Nicholas Brealey Publishing

The Excellence Dividend

Tom Peters
Authors:
Tom Peters
Nicholas Brealey Publishing

Counter Mentor Leadership

Kelly Riggs, Robby Riggs
Authors:
Kelly Riggs, Robby Riggs

This book is the result of over twenty-five years of combined experience from Kelly and Robby Riggs-dynamic, occasionally irreverent, always insightful, father (Boomer) and son (Millennial), who work with organizations grappling daily with multi-generational conflict. Through their collaboration, Kelly and Robby share their very different perspectives on the same problems most companies are STILL dealing with, but haven't had the courage or the tools, to address. Issues such as: a shocking lack of leadership skills; the culture-killing generational divide that is demolishing many companies; and the stunning, often unrecognized impact of technology on the workplace. In their "shamelessly funny, brilliantly written" debut book, Kelly and Robby will:· Discuss today's workplace dynamics, including the changes in communication modes, the influx of technology, and the impact of Millennials and Digital Natives · Explain how a one-sided approach to leadership focused on "managing" Millennials is grossly insufficient, resulting in an inability to attract and retain critical young talent· Explore the new challenges of leadership inherent with the explosion of technology-time compression, distractions, complexity and the pace of change· Reveal how old leadership challenges persist, and explore how the younger generation will expose those challenges more than ever· Detail the CounterMentor leadership model and prescribe specific tactics and techniques for addressing both old and new leadership issues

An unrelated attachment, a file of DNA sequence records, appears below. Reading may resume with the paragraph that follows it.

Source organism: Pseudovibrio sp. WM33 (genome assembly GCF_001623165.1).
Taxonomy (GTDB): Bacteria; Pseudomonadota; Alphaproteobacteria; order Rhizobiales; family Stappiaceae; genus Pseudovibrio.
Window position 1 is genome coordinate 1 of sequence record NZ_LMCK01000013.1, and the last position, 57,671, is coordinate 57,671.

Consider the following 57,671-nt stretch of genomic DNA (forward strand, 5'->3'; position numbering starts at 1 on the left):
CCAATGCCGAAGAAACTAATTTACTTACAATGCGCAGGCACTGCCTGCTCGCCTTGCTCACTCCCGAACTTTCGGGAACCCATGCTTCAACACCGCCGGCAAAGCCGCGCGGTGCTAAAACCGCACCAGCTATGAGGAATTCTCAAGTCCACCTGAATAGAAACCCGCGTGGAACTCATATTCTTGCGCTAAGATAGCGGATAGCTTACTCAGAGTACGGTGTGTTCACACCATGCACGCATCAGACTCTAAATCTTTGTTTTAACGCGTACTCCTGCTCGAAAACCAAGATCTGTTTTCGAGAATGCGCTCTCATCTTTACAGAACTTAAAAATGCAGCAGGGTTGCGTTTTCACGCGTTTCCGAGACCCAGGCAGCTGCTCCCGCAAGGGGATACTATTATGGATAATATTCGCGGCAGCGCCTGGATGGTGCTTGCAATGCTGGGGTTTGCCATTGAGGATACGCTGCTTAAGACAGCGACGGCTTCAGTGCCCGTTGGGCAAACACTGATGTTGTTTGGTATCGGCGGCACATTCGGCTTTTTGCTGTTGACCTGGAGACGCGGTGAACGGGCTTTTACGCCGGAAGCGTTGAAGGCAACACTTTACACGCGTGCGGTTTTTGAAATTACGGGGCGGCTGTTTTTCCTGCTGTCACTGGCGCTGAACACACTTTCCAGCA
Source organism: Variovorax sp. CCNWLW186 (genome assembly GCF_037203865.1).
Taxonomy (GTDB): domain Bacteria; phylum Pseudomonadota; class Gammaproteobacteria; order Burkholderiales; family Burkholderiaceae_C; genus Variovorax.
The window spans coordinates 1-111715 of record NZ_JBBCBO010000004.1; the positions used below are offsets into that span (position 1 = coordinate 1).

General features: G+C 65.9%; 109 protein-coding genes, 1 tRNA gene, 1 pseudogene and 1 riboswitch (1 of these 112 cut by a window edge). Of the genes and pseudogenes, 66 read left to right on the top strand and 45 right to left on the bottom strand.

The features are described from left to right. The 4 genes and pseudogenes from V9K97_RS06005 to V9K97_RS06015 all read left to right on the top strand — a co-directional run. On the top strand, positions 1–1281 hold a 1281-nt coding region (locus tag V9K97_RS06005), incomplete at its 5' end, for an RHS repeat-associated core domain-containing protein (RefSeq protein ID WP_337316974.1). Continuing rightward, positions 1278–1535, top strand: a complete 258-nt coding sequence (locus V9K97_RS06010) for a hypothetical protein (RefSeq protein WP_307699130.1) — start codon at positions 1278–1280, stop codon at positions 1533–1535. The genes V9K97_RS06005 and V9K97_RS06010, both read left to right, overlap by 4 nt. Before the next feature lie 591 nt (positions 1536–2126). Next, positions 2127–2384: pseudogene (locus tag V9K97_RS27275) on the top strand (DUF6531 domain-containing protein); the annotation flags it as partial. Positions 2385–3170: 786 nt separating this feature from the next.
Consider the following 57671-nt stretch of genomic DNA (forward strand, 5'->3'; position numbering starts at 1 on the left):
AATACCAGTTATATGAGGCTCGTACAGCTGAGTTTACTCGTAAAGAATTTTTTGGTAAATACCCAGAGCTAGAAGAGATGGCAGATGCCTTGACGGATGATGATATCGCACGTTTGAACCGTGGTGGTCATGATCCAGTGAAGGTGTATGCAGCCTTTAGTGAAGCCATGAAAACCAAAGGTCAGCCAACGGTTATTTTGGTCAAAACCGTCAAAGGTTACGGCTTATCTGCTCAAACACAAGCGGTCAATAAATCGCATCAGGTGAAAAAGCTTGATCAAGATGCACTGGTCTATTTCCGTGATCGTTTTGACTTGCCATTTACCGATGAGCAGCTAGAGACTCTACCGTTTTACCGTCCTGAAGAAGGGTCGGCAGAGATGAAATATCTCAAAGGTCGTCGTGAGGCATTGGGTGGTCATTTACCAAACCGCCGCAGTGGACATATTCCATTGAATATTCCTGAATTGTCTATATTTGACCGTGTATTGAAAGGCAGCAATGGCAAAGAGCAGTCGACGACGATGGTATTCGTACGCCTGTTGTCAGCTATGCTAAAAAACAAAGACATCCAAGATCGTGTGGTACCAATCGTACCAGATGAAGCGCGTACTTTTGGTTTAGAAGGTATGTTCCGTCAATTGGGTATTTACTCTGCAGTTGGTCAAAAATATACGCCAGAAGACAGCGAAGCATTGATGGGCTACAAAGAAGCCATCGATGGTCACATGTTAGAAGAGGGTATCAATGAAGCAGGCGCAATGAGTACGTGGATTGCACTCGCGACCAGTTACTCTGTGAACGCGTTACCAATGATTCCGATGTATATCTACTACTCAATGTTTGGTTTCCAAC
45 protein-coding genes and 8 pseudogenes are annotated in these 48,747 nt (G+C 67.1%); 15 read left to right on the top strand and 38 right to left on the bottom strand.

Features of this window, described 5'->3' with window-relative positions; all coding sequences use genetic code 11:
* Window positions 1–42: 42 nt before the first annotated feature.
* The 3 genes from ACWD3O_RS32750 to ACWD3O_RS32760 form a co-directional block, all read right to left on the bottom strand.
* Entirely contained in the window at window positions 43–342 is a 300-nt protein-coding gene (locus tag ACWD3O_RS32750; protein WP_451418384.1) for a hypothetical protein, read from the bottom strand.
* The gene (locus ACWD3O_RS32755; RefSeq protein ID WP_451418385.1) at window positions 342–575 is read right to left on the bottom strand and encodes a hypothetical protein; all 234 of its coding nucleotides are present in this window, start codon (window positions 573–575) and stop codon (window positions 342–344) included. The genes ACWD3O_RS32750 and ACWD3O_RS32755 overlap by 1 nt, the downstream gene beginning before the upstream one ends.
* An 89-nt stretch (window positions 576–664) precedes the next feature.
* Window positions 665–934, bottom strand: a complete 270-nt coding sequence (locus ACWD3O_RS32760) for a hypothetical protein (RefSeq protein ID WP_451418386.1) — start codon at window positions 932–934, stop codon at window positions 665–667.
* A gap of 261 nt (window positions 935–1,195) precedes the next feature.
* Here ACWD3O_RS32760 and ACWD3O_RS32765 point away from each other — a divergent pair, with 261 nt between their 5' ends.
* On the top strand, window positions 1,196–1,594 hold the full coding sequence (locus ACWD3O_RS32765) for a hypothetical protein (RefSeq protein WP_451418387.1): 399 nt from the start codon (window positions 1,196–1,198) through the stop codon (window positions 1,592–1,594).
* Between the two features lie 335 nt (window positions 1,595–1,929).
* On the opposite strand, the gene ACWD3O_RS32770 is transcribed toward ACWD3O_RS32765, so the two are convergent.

Nicholas Brealey Publishing

SuperHubs

Sandra Navidi
Authors:
Sandra Navidi

A BLOOMBERG BEST BOOK OF THE YEARWINNER - SILVER MEDAL, AXIOM BUSINESS BOOK AWARDS 2018 FOREWORD BY NOURIEL ROUBINISuperHubs is a rare, behind-the-scenes look at the global financial system and the powerful personal networks through which it is run, at the centre of which sit the Elites - the SuperHubs.Combining an insider's knowledge with principles of network science, Sandra Navidi offers a startling new perspective on how the financial system really operates. SuperHubs reveals what happens at the exclusive, invitation-only platforms - The World Economic Forum in Davos, the meetings of the International Monetary Fund, think-tank gatherings, power lunches, charity events, and private parties. This is the most vivid portrait to date of the global elite: the bank CEOs, fund managers, billionaire financiers and politicians who, through their interlocking relationships and collective influence are transforming the future of our financial system and, for better or worse, shaping our world.